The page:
Stratospheric response to intraseasonal changes in incoming solar radiation

C. I. Garfinkel*, V. Silverman, N. Harnik, C. Haspel, Y. Riz

*Corresponding author for this work

Research output: Contribution to journalArticlepeer-review

11 Scopus citations


Superposed epoch analysis of meteorological reanalysis data is used to demonstrate a significant connection between intraseasonal solar variability and temperatures in the stratosphere. Decreasing solar flux leads to a cooling of the tropical upper stratosphere above 7 hPa, while increasing solar flux leads to a warming of the tropical upper stratosphere above 7 hPa, after a lag of approximately 6-10 days. Late winter (February-March) Arctic stratospheric temperatures also change in response to changing incoming solar flux in a manner consistent with that seen on the 11 year timescale: 10-30 days after the start of decreasing solar flux, the polar cap warms during the easterly phase of the quasi-biennial oscillation. In contrast, cooling is present after decreasing solar flux during the westerly phase of the quasi-biennial oscillation (though it is less robust than the warming during the easterly phase). The estimated composite mean changes in Northern Hemisphere upper stratospheric (~ 5 hPa) polar temperatures exceed 8 K and are potentially a source of intraseasonal predictability for the surface. These changes in polar temperature are consistent with the changes in wave driving entering the stratosphere.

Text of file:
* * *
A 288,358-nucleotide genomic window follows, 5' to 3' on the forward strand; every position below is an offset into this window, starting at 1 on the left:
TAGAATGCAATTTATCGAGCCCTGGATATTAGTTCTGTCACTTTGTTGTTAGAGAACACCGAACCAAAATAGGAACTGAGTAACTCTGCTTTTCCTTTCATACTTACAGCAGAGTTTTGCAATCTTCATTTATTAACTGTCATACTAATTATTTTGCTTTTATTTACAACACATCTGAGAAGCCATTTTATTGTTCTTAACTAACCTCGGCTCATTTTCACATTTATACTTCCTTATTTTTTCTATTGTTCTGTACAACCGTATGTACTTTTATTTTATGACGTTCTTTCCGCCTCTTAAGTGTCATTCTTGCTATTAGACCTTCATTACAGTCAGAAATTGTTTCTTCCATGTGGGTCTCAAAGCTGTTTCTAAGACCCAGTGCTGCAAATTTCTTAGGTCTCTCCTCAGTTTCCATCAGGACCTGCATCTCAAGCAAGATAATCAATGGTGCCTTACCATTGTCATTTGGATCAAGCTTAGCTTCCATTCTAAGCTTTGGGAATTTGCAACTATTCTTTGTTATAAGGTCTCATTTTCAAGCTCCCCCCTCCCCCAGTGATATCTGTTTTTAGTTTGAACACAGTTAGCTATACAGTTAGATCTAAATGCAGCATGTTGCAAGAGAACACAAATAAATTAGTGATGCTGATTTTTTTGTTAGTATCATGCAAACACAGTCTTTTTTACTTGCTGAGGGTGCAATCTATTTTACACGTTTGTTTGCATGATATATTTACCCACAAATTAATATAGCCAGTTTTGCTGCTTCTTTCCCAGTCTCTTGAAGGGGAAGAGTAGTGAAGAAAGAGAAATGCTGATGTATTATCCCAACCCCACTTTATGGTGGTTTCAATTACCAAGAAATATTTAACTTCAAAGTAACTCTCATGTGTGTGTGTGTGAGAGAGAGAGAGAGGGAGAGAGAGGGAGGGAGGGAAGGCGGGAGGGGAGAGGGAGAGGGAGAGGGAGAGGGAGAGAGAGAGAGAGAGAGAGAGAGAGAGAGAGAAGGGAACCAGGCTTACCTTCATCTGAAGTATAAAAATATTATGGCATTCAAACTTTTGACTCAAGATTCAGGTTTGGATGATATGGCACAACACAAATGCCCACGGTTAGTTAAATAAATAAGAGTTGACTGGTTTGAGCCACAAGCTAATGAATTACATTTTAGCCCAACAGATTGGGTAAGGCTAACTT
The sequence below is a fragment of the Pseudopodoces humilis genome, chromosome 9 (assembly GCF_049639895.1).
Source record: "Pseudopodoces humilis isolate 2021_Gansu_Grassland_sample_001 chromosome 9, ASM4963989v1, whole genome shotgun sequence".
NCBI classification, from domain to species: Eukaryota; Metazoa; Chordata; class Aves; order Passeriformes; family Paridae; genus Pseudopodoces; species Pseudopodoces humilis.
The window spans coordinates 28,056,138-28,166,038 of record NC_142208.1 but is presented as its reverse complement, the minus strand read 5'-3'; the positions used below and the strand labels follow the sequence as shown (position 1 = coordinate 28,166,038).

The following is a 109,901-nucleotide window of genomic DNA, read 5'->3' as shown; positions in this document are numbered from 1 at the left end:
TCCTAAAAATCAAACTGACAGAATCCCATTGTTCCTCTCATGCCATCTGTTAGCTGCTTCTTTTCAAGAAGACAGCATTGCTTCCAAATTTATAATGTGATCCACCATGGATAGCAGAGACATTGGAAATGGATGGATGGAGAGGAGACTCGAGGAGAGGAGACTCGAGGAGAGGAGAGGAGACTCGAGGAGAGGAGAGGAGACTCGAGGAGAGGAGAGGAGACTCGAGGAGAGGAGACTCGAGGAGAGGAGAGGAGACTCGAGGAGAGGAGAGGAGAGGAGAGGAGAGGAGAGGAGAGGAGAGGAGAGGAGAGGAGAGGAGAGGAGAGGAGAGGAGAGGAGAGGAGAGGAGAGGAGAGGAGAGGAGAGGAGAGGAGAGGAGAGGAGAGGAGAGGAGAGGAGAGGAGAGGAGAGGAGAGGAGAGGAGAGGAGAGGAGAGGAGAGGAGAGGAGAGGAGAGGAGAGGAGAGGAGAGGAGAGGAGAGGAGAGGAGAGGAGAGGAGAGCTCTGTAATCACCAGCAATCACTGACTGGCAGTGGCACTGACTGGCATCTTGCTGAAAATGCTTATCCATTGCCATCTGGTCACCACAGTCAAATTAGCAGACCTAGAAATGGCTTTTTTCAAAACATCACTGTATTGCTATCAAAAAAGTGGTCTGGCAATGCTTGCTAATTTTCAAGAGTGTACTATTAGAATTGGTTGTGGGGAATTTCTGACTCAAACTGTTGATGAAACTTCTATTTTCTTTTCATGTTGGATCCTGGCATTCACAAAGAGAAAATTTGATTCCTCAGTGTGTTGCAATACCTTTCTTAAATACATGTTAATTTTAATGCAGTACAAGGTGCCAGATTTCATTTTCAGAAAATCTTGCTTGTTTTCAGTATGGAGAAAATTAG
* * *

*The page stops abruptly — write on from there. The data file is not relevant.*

Original languageAmerican English
Pages (from-to)7648-7660
Number of pages13
JournalJournal of Geophysical Research
Issue number15
StatePublished - 2015

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© 2015. American Geophysical Union. All Rights Reserved.


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